The #Metoo movement seems to follow Freshfields Bruckhaus Deringer like a very bad smell, but the latest issue involves a Freshfield’s woman partner whose conduct in respect of the investigation of a rape complaint involving a UBS bank employee has come under scrutiny from the Solicitors Regulation Authority (SRA).
The Financial Times reported that Freshfields employment partner Caroline Stroud was being investigated by the watchdog for her conduct in dealing with a review of the investment bank’s handling of a rape allegation.
Caroline Stroud is an experienced commercial litigator specialising in employment issues, including investigations of misconduct by regulators.
Freshfields said in a statement ‘We refute the allegations’, made against Stroud after she was drafted in by UBS to review the way in which the bank investigated a complaint of an alleged rape victim against a colleague.
Nevertheless, the SRA has seen fit to launch a probe into the allegations, but would not be drawn on the timeframe. A spokesperson for the SRA said: ‘We are investigating before deciding on any next steps. Our work on this matter continues, but we cannot discuss any details about our work while it is ongoing.’
The regulator is reportedly reviewing complaints that Stroud did not make her role in acting for UBS clear to the alleged victim, referred to as ‘Ms A’, something that the firm and Stroud apparently deny.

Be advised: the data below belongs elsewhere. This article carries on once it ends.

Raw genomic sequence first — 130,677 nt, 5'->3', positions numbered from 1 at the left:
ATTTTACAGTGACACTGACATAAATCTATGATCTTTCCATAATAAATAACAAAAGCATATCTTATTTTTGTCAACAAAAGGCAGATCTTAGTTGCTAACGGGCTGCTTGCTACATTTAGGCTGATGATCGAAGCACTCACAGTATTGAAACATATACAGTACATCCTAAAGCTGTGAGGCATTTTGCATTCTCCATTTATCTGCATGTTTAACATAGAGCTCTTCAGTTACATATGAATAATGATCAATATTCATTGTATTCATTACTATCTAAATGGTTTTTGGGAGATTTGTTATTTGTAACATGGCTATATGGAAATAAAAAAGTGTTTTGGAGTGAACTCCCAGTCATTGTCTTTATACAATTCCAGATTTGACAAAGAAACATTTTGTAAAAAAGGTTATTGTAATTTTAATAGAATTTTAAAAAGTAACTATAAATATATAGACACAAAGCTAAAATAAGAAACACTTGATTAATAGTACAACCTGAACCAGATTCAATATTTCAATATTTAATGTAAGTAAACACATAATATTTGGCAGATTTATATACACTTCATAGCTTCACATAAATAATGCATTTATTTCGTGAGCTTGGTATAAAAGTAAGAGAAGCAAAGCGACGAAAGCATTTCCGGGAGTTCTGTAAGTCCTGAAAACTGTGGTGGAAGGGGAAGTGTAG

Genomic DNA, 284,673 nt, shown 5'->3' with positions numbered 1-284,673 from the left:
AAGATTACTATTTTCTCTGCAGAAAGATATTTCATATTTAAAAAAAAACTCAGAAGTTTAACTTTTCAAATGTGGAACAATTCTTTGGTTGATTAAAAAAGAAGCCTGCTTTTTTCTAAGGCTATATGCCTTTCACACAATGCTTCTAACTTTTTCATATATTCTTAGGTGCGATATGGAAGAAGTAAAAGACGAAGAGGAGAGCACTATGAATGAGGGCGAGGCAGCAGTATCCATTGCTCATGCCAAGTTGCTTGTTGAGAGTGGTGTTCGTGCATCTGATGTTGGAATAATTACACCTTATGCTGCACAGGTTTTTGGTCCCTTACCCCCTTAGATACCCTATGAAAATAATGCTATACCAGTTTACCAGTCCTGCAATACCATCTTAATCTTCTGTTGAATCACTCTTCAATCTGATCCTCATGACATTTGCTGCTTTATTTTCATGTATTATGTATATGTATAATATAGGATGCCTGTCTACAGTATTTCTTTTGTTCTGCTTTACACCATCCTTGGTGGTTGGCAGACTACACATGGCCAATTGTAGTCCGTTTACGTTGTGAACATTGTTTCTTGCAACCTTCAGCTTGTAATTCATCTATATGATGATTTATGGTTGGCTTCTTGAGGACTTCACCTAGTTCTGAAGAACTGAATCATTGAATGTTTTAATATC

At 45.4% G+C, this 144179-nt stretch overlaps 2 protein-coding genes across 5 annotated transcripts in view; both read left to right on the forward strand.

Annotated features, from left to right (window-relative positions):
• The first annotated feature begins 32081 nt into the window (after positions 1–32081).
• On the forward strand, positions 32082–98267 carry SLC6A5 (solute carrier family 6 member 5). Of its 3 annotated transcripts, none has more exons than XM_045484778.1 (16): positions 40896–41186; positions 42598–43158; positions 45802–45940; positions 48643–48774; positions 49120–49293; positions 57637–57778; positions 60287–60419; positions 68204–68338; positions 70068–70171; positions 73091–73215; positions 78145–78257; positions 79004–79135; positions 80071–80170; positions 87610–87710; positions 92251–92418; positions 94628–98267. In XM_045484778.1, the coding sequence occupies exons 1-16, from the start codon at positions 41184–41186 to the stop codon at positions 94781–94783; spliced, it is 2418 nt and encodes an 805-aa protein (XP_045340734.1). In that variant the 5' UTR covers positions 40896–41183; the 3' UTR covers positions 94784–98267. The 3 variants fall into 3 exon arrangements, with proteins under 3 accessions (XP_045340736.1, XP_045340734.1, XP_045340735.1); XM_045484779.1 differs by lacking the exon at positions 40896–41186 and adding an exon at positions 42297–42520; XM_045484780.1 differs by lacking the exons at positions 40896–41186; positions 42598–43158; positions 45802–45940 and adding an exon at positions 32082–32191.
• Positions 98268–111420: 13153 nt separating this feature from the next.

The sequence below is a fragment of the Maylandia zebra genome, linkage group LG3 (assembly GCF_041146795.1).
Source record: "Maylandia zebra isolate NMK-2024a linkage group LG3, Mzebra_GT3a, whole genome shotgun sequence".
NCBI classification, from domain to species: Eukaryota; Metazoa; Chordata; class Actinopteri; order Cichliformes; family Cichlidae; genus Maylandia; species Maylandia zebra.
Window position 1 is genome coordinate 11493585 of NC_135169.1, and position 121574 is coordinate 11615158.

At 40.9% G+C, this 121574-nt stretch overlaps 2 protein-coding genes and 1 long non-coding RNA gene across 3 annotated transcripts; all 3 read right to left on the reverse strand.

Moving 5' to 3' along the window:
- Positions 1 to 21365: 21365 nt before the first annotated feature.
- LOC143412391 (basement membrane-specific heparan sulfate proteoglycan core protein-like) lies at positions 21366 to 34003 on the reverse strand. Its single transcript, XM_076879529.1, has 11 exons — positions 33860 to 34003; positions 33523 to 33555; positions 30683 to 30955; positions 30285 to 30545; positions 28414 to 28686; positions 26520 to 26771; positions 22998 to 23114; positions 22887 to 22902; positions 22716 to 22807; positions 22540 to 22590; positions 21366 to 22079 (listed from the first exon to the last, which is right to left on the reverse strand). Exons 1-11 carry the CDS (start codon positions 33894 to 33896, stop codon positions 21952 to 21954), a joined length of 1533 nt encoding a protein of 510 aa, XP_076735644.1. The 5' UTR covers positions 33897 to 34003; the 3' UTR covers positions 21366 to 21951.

The #Metoo issue is something Freshfields would not be happy about following the issues involving partner Ryan Beckwith (pictured left) who last year was fined by the Solicitors Disciplinary Tribunal regarding inappropriate sexual conduct with a junior lawyer, which prompted the firm to reform is practices over the manner in which such behaviour is handled.
The growth of the #Metoo movement and the criticism faced by regulators has seen increasingly stern measures taken over the handling of complaints of this nature.
Freshfields, it seems, is once again at the forefront of #Metoo matters, just when it must have thought they were being left behind.
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